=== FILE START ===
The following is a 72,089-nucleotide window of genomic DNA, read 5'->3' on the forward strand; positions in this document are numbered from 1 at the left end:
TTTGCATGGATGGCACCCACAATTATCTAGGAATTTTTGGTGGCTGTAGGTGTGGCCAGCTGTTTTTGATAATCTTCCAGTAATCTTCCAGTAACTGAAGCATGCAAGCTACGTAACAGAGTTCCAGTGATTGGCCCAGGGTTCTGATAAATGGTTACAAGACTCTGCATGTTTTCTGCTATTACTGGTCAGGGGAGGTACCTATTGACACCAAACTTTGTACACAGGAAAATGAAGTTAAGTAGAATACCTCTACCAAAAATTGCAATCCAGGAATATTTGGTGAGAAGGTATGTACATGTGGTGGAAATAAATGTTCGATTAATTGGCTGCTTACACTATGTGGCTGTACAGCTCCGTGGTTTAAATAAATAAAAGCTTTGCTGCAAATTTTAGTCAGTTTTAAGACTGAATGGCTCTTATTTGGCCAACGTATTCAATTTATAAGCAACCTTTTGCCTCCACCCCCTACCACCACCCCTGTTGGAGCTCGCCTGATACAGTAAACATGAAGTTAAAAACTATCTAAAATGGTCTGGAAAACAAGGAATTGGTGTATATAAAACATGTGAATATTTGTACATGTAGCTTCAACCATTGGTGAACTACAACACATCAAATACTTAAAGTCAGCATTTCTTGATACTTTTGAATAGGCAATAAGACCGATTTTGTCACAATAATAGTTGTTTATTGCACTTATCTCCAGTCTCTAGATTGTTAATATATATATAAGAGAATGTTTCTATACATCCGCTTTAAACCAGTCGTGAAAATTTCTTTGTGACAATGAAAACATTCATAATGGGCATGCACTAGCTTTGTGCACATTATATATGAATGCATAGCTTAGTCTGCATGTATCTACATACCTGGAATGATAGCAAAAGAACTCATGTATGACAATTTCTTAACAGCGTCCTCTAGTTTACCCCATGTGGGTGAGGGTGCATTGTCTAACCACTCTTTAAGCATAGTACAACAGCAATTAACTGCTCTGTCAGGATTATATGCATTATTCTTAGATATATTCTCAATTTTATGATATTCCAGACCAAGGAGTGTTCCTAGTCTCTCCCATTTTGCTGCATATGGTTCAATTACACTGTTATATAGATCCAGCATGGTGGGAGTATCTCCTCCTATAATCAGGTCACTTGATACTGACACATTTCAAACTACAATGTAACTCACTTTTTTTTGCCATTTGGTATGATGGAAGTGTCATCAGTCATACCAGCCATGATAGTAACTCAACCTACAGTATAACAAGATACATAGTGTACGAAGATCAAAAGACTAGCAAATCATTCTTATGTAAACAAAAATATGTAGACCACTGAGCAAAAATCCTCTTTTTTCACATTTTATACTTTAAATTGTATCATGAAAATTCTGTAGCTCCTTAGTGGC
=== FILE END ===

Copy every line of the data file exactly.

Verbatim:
The following is a 72,089-nucleotide window of genomic DNA, read 5'->3' on the forward strand; positions in this document are numbered from 1 at the left end:
TTTGCATGGATGGCACCCACAATTATCTAGGAATTTTTGGTGGCTGTAGGTGTGGCCAGCTGTTTTTGATAATCTTCCAGTAATCTTCCAGTAACTGAAGCATGCAAGCTACGTAACAGAGTTCCAGTGATTGGCCCAGGGTTCTGATAAATGGTTACAAGACTCTGCATGTTTTCTGCTATTACTGGTCAGGGGAGGTACCTATTGACACCAAACTTTGTACACAGGAAAATGAAGTTAAGTAGAATACCTCTACCAAAAATTGCAATCCAGGAATATTTGGTGAGAAGGTATGTACATGTGGTGGAAATAAATGTTCGATTAATTGGCTGCTTACACTATGTGGCTGTACAGCTCCGTGGTTTAAATAAATAAAAGCTTTGCTGCAAATTTTAGTCAGTTTTAAGACTGAATGGCTCTTATTTGGCCAACGTATTCAATTTATAAGCAACCTTTTGCCTCCACCCCCTACCACCACCCCTGTTGGAGCTCGCCTGATACAGTAAACATGAAGTTAAAAACTATCTAAAATGGTCTGGAAAACAAGGAATTGGTGTATATAAAACATGTGAATATTTGTACATGTAGCTTCAACCATTGGTGAACTACAACACATCAAATACTTAAAGTCAGCATTTCTTGATACTTTTGAATAGGCAATAAGACCGATTTTGTCACAATAATAGTTGTTTATTGCACTTATCTCCAGTCTCTAGATTGTTAATATATATATAAGAGAATGTTTCTATACATCCGCTTTAAACCAGTCGTGAAAATTTCTTTGTGACAATGAAAACATTCATAATGGGCATGCACTAGCTTTGTGCACATTATATATGAATGCATAGCTTAGTCTGCATGTATCTACATACCTGGAATGATAGCAAAAGAACTCATGTATGACAATTTCTTAACAGCGTCCTCTAGTTTACCCCATGTGGGTGAGGGTGCATTGTCTAACCACTCTTTAAGCATAGTACAACAGCAATTAACTGCTCTGTCAGGATTATATGCATTATTCTTAGATATATTCTCAATTTTATGATATTCCAGACCAAGGAGTGTTCCTAGTCTCTCCCATTTTGCTGCATATGGTTCAATTACACTGTTATATAGATCCAGCATGGTGGGAGTATCTCCTCCTATAATCAGGTCACTTGATACTGACACATTTCAAACTACAATGTAACTCACTTTTTTTTGCCATTTGGTATGATGGAAGTGTCATCAGTCATACCAGCCATGATAGTAACTCAACCTACAGTATAACAAGATACATAGTGTACGAAGATCAAAAGACTAGCAAATCATTCTTATGTAAACAAAAATATGTAGACCACTGAGCAAAAATCCTCTTTTTTCACATTTTATACTTTAAATTGTATCATGAAAATTCTGTAGCTCCTTAGTGGC